Should a seller do a home inspection when they list? This question crops up quite a bit from sellers.
Overall, I’d say the answer was yes, unless it’s brand new or there’s some other reason why defects wouldn’t crop up. There are three reasons why we encourage people to do inspections:
- To save money. It seems counterintuitive to spend money on an inspection in order to save money. However, sometimes the inspection comes through and all of the sudden you’re pushing up against closing dates or some other plans, and things still need to be done. Those fixes are done in a hurry, or a seller ends up crediting money to a buyer to get them done. If you do it ahead of time, it shows that you’re proactive about taking care of a home that you’re aware of the condition of the home.
- It helps you close faster because a lot of the time, an appraisal won’t even get ordered for financing until after the home inspection is completed. If you can make the inspection period short, it will help shorten the time span between you and the close, as well as take away the contingency sooner.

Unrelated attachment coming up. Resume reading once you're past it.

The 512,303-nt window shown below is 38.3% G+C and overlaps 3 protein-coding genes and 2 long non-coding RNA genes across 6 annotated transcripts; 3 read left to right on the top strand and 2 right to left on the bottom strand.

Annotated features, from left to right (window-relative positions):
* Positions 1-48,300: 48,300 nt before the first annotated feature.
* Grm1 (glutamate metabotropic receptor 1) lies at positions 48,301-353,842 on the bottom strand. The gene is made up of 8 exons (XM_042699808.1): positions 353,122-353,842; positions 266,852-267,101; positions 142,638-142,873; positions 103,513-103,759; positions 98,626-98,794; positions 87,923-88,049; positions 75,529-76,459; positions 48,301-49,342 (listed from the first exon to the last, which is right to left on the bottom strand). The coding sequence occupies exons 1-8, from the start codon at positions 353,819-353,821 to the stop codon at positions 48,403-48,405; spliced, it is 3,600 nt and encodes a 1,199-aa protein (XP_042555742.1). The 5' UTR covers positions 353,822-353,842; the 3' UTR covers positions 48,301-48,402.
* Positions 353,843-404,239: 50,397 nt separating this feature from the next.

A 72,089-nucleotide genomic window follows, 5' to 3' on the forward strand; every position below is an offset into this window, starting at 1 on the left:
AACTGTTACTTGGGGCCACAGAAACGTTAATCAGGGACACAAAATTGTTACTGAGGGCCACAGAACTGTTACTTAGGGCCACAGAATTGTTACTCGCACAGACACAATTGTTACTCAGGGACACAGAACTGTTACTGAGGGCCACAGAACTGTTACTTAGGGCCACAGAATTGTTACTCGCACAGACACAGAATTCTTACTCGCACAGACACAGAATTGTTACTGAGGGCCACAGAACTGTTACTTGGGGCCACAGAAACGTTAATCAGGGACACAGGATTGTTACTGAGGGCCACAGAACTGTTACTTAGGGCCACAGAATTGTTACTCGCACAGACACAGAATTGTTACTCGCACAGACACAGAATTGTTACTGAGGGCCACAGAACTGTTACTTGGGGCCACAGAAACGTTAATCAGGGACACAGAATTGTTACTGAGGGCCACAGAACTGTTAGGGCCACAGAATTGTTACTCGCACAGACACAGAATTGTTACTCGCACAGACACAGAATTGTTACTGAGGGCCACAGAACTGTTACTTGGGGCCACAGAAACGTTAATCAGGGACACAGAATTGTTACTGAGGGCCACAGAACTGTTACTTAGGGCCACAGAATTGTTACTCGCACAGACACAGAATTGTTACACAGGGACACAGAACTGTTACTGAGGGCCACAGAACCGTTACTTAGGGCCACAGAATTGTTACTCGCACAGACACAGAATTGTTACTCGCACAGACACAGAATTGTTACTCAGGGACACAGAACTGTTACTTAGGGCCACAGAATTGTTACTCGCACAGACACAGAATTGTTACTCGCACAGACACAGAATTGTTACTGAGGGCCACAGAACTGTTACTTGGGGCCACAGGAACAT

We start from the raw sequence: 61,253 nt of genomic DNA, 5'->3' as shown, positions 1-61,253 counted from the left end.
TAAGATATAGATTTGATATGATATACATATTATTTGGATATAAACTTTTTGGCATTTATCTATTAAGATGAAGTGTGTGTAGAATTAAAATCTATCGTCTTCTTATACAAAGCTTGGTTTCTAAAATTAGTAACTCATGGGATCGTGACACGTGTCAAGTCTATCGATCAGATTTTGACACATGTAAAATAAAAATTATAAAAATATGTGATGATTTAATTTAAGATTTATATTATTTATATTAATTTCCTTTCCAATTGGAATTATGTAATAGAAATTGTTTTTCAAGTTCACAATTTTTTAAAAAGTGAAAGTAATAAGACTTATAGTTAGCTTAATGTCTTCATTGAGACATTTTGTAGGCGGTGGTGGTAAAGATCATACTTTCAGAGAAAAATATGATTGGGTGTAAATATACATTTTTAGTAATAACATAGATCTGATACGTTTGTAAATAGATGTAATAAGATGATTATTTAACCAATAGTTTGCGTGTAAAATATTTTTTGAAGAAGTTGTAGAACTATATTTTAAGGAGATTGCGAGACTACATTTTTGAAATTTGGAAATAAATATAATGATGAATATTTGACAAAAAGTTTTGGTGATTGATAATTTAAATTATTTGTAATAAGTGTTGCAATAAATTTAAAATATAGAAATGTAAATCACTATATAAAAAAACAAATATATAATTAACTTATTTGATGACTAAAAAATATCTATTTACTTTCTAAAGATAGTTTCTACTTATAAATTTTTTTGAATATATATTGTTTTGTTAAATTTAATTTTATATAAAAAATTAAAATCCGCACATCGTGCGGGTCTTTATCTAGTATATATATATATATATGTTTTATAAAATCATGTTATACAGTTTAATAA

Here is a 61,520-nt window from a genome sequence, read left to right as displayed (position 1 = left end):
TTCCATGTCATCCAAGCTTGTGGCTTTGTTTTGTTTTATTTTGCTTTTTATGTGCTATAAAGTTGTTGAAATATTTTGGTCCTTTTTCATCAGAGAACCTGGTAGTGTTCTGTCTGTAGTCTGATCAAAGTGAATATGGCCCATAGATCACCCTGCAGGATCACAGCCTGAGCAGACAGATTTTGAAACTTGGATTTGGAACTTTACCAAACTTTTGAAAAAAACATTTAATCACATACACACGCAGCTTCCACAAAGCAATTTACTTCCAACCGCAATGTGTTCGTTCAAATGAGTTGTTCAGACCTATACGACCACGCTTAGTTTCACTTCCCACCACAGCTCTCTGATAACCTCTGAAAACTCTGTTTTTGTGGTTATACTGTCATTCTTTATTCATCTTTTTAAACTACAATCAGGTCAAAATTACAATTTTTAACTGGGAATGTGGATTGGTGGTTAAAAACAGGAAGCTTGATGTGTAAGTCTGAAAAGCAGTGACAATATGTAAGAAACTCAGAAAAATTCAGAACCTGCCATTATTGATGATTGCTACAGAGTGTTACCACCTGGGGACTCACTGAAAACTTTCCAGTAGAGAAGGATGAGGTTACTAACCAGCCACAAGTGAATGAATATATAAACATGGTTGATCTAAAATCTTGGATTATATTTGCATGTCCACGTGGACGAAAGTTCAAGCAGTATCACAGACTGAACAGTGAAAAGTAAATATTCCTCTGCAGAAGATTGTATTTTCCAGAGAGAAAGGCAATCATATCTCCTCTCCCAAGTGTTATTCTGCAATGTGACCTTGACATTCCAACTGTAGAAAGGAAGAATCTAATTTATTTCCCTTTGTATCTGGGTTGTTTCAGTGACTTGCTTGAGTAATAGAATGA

- It can save a sale. Sometimes people see certain issues on an inspection and run for the hills. Having the inspection done in time to get those problems fixed can sometimes be the difference between a sale and a huge disappointment.
Even if you don’t do the inspection, it can help to give your seller’s disclosure statement. That way, whatever issues you’ve discovered over time are made known during the sales negotiation, not afterward, which would open up the opportunity for renegotiation.
Thank you for the great question—I hope this answer was helpful. If you have any additional questions about this or other topics, always feel free to contact us by phone or email. We’d love to help you out.